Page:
Stem cell stories that caught our eye: Heart self-repair, MS therapy and genetic screening

Here are some stem cell stories that caught our eye this past week. Some are groundbreaking science, others are of personal interest to us, and still others are just fun.

Uncovering mystery of heart self-repair. We have often written about work that tries to get the body’s self-healing mechanisms to do a better job. This is particularly desirable but difficult in heart injury. A CIRM-funded team as Children’s Hospital Los Angeles found some clues to achieving this goal by investigating critters good at it. Neonatal mice have an amazing capacity to repair heart damage for about the first seven days of their life.

A young mouse heart with resting heart muscle cells (red) and proliferating muscle cells (green)

A young mouse heart with resting heart muscle cells (red) and proliferating muscle cells (green)

The team looked at what genetic and molecular systems were active during the period of repair and not active at other times. Senior author of the study, Ellen Lien, described the importance of what they are finding in a press release picked up by ScienceCodex:

“Using models such as zebrafish and neonatal mice that regenerate their hearts naturally, we can begin to identify important molecules that enhance heart repair.”

Good news on MS needed many caveats. Some good news on using stem cell transplants for Multiple Sclerosis published in the Journal of the American Medical Association this week sparked a flurry of news reports. But most of those stories lacked the caveats the study required and generated several calls to our office from desperate patients wanting to try the therapy. HealthDay did a good job of pointing out the hope and the limitations of the therapy and of the clinical trial itself.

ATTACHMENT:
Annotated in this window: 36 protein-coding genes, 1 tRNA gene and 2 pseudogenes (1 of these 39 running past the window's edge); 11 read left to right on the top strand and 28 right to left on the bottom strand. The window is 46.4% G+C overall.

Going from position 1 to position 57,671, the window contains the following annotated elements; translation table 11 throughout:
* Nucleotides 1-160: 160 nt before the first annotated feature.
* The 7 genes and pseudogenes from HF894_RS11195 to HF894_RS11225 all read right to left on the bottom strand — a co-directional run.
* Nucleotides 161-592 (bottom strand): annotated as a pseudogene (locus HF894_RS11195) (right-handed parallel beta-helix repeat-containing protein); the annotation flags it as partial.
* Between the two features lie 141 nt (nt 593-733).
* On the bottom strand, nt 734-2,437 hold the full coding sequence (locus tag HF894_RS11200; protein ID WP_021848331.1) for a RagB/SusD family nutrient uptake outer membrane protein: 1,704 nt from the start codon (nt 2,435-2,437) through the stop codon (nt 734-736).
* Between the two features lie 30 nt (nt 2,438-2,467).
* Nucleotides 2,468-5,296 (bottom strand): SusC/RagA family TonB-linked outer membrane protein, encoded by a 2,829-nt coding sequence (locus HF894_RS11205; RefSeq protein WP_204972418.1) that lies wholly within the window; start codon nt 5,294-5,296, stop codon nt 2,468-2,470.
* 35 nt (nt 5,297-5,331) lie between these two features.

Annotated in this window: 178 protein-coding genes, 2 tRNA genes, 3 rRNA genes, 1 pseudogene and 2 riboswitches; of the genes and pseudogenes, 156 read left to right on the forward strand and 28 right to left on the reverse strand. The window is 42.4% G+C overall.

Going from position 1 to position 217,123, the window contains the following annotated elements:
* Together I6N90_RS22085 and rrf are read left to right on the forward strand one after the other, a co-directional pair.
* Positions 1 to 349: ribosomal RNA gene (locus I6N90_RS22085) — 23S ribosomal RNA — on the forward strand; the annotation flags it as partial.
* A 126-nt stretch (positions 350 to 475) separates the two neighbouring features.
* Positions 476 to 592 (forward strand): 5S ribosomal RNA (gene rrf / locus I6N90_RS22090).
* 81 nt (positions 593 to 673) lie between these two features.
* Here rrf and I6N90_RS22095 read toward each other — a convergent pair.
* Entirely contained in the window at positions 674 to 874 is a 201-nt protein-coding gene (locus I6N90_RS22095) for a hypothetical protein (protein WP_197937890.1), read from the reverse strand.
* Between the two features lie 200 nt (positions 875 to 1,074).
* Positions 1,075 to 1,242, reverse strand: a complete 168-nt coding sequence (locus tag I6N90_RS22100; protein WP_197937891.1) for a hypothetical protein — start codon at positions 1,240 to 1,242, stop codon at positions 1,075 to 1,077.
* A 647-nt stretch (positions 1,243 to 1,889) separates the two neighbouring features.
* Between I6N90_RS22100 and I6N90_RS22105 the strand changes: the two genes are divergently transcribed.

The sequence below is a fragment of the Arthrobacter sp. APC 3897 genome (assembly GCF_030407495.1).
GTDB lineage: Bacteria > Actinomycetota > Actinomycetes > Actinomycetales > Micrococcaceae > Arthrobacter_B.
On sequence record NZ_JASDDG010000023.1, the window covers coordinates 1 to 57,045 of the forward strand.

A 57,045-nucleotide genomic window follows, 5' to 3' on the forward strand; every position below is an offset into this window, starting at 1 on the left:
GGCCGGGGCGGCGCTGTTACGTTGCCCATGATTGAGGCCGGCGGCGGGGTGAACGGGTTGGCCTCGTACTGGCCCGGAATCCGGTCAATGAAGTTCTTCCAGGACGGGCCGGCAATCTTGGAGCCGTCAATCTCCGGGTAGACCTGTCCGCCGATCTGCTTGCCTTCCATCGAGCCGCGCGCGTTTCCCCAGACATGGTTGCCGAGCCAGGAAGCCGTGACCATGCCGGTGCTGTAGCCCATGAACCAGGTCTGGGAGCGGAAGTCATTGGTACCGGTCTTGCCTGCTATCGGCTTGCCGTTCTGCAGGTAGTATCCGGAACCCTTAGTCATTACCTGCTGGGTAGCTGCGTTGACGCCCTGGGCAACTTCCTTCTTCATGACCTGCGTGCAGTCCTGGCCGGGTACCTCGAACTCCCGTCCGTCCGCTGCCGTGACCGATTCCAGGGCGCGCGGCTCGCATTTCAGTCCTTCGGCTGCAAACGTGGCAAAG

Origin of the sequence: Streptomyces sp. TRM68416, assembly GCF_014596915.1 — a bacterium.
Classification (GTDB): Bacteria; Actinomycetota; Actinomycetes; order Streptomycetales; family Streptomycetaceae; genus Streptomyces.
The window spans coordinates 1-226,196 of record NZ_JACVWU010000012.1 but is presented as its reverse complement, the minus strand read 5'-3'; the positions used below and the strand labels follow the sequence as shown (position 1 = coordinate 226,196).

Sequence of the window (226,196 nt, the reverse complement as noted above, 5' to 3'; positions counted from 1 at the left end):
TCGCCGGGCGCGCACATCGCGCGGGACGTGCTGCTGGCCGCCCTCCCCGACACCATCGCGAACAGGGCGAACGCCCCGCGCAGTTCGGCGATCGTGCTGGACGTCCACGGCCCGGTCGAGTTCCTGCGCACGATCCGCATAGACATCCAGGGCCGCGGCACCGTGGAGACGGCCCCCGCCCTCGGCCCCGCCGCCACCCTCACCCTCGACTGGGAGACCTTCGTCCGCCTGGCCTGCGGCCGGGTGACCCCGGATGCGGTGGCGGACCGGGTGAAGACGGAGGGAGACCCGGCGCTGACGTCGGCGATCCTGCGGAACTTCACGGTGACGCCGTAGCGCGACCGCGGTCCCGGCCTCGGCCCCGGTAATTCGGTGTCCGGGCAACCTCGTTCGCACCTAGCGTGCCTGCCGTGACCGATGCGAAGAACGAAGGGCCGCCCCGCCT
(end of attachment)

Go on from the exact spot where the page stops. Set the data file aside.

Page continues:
Only half of the patients responded, which is still good for what can be such an intractable disease. But, only one subset of patients showed the benefit; ones earlier in the course of the disease with the form known as relapsing-remitting MS. None of the later stage patients responded, which makes some sense because if the transplant is altering the immune system, it would have the most impact when the patient’s immune cells are most actively attacking their nerves.

A personal tale of using genetic screening of embryos. Over the past couple years researchers’ need for new embryonic stem cell lines has declined. As a result, many of the new cell lines registered with the National Institutes of Health in the past year have been ones carrying specific genetic disease traits that have been screened out of consideration by couples using pre-implant genetic diagnosis (PGD) for family planning at in vitro fertilization clinics.

While we have written about this conceptually a feature story posted by the University of Michigan and picked up by ScienceDaily makes it very real through a family’s personal story. A devastating nerve disease called ALD runs in the prospective mother’s family so they decided to use PGD to avoid having a child with the disease, but they took it one step further. They donated the left over embryos that carried the genetic flaw to the university for research. Now they are about to celebrate the first birthday of a healthy son and the researchers have a valuable research tool as one stem cell scientist at the University, Gary Smith, explained:

“Disease-specific human embryonic stem cells are the gold standard for research —the purest pathway to understanding disease establishment and progression, and to discovering ways to prevent or alleviate pain and suffering caused by these diseases.”

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